$1.9 billion in Medicare waste: 'Tip of the iceberg'

May 12, 2014 by Jake Miller

In the first large-scale study to directly measure wasteful spending in Medicare, researchers found that Medicare spent $1.9 billion in 2009 for patients to receive any of 26 tests and procedures that have been shown by empirical studies to offer little or no health benefit.

By analyzing Medicare claims data, researchers in the Harvard Medical School Department of Health Care Policy found that at least one in four Medicare recipients received one or more of these services in 2009. What's more, those 26 services are just a small sample of the hundreds of services that are known to provide little or no medical value to patients in many circumstances.

"We suspect this is just the tip of the iceberg," said study author J. Michael McWilliams, associate professor of . The study appears today in JAMA Internal Medicine.

The researchers said that the methods utilized in the study will provide useful tools for measuring the effectiveness of reform efforts, like those in the Affordable Care Act, aimed at reducing wasteful spending in Medicare and across the health care system.

Pervasive waste

Health care spending in America is at an all-time high and continues to rise. Efforts to curb wasteful spending in Medicare and throughout the health care system are crucial to attempts to reduce spending while improving or at least preserving quality of care.

"We were surprised that these wasteful services were so prevalent," said Aaron Schwartz, an MD/PhD student in the HMS Department of Health Care Policy and lead author of the study. "Even just looking at a fraction of wasteful services and using our narrowest definitions of waste, we found that one quarter of Medicare beneficiaries undergo procedures or tests that don't tend to help them get better."

Previous attempts to measure waste in Medicare and other systems have relied on comparing overall spending rates between matched patient populations in different geographical areas. The difference between the higher and lower spending areas is attributed to waste. In addition to giving researchers and policy makers a tool to more precisely measure existing waste, the methods used by the researchers can also provide important feedback on reforms designed to curb waste.

Hard to define

Some of the services studied—like arthroscopic debridement for knee osteoarthritis and a form of back surgery that involves filling collapsed disks with cement—almost never provide any health benefit to patients, and are almost always wasteful, according to recent empirical studies of the effectiveness of the procedures. Others are often wasteful but can provide profound benefits for patients in particular clinical circumstances. Lower back imaging for general back pain offers little benefit to patients with muscle soreness, but it can be lifesaving when used to identify cancer or a spinal abscess.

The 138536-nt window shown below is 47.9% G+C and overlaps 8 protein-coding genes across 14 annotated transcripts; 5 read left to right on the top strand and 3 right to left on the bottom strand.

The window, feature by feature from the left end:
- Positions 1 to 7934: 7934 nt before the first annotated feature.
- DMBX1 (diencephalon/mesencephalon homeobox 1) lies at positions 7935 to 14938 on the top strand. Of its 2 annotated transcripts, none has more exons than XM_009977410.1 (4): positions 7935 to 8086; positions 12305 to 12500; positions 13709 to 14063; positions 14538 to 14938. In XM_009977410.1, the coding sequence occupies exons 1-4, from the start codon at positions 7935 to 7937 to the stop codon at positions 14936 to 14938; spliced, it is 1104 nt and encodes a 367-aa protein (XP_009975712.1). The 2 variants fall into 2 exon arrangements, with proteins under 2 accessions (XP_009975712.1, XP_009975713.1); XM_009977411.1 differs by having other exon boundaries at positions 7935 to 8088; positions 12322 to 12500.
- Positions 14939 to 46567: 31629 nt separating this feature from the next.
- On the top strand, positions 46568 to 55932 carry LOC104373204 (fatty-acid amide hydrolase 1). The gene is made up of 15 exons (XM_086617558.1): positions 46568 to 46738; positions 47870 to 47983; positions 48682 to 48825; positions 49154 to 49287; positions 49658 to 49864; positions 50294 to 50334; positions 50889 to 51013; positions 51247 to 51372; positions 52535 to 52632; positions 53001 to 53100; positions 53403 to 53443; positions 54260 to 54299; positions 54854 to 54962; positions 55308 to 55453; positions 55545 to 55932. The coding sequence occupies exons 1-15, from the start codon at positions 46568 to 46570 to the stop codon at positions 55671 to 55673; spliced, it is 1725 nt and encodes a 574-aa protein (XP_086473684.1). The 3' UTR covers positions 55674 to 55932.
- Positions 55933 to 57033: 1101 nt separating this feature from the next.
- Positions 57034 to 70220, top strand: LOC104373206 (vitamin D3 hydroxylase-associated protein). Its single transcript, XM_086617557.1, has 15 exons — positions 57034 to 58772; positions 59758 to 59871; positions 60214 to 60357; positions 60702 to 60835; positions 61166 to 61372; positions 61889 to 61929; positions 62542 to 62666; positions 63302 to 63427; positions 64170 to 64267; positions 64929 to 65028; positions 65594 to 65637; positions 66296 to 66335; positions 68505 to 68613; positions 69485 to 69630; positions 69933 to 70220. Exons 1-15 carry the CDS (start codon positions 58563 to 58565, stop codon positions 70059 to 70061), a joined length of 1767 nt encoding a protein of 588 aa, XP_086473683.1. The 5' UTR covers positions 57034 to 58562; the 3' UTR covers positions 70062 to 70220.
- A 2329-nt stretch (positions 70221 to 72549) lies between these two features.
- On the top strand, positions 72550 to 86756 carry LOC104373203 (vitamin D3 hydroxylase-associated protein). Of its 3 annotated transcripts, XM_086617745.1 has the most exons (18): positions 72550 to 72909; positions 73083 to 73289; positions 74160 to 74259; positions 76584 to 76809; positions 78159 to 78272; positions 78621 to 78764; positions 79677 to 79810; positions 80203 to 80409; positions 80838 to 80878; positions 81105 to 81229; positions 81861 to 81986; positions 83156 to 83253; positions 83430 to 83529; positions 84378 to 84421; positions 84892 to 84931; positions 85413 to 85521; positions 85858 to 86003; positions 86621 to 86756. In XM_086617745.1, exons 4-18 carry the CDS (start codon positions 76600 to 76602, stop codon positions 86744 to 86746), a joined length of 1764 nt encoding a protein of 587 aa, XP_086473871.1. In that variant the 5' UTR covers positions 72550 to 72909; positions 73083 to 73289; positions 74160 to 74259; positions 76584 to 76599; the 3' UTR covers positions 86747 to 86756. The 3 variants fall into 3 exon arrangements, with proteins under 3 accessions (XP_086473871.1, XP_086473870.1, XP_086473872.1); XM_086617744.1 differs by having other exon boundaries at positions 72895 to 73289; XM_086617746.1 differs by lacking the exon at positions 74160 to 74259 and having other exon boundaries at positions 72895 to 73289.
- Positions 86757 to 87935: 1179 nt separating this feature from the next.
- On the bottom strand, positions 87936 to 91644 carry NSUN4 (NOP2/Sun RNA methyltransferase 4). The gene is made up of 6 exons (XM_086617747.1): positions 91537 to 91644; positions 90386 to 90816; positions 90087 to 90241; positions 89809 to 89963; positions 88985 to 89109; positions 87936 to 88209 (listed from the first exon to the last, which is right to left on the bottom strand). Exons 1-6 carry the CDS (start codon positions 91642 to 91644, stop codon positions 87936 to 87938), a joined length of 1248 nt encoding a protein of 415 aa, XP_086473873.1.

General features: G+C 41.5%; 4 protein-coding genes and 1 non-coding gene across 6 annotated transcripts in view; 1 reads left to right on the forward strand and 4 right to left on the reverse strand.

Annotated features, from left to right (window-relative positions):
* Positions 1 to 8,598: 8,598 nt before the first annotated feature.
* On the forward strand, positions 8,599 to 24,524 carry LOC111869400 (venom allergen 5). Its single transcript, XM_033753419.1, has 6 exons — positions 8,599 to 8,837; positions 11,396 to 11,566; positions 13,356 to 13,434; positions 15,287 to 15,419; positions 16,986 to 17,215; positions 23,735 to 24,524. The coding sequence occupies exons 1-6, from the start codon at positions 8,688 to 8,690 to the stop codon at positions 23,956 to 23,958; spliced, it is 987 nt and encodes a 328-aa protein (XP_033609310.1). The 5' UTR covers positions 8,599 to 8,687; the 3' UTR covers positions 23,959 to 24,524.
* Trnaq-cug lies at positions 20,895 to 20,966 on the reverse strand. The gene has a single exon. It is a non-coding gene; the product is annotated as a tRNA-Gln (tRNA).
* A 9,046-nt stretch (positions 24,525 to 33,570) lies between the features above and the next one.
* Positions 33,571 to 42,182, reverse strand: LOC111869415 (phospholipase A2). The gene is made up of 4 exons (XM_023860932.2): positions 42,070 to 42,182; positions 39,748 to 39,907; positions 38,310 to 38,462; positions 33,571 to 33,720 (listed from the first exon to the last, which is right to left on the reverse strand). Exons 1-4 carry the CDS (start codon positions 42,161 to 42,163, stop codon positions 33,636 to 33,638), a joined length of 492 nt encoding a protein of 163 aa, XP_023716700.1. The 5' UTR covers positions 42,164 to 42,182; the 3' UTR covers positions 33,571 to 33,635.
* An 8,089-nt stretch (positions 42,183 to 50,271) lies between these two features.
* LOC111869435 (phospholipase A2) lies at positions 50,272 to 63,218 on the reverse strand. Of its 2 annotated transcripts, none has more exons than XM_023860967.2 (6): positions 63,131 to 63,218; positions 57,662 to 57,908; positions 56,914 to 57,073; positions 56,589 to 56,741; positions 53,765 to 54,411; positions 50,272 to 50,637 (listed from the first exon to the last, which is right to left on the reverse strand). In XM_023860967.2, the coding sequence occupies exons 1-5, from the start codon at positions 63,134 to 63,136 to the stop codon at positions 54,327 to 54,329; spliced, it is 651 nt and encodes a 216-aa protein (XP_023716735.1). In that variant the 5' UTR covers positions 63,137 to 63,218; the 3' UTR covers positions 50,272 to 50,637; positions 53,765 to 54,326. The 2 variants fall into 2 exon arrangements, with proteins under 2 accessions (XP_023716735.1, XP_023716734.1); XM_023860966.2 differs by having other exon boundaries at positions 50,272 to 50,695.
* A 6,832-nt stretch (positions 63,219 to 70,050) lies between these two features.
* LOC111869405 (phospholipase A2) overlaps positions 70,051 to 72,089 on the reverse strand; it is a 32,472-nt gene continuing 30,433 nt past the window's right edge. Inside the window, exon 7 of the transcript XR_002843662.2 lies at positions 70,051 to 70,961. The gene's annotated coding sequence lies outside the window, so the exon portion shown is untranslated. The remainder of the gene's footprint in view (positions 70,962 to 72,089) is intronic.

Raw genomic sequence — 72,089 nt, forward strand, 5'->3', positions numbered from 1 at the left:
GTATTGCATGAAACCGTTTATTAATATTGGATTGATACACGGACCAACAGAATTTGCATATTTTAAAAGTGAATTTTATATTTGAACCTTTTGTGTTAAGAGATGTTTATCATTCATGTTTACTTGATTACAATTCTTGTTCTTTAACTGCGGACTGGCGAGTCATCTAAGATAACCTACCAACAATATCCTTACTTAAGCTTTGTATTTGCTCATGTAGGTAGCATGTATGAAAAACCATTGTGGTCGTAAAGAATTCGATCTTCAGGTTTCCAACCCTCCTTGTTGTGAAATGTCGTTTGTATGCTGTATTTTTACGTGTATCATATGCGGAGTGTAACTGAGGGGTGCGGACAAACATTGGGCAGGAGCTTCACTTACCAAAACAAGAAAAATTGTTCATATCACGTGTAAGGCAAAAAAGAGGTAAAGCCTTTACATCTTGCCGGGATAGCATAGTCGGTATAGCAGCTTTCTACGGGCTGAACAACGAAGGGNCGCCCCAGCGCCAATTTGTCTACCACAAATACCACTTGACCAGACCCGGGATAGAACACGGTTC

Choosing from hundreds of services that have been found to have little clinical value, the researchers identified 26 that would be detectable using the kind of information available in Medicare claims data. They then searched for examples of the 26 services that were likely wasteful among the claims records of 1,360,908 Medicare beneficiaries from 2009.

The researchers found that varying the criteria used to count wasteful instances of a service can substantially influence the amount of waste measured. A narrower definition would exclude likely beneficial cases but would miss counting some instances of waste. A broader definition would capture more instances of wasteful use, but would also inadvertently count some services that were medically beneficial.

The estimate of overall waste with the narrower criteria found that 25 percent of beneficiaries received at least one of the wasteful services, resulting in a total of $1.9 billion in Medicare spending. The broader version found that 42 percent of beneficiaries were affected at a cost of $8.4 billion in potentially wasteful spending.

"One of the things we learned from this study is that measuring waste is hard," Schwartz said. "How much waste you find varies greatly depending on how you define it. Removed from the clinical details of a particular patient, it is hard to know whether a given procedure might be useful or not."

Measuring reform

"Because the value of a service depends on the patient, it is challenging to devise payment and coverage policies that limit wasteful care but not valuable care. Some tests and treatments that are wasteful across the board are easy targets—we can stop paying for them. But for most services, incentives that allow providers greater discretion at the point of care may be needed to cut significant amounts of waste while minimizing unintended consequences," said McWilliams, who is also a practicing general internist at Brigham and Women's Hospital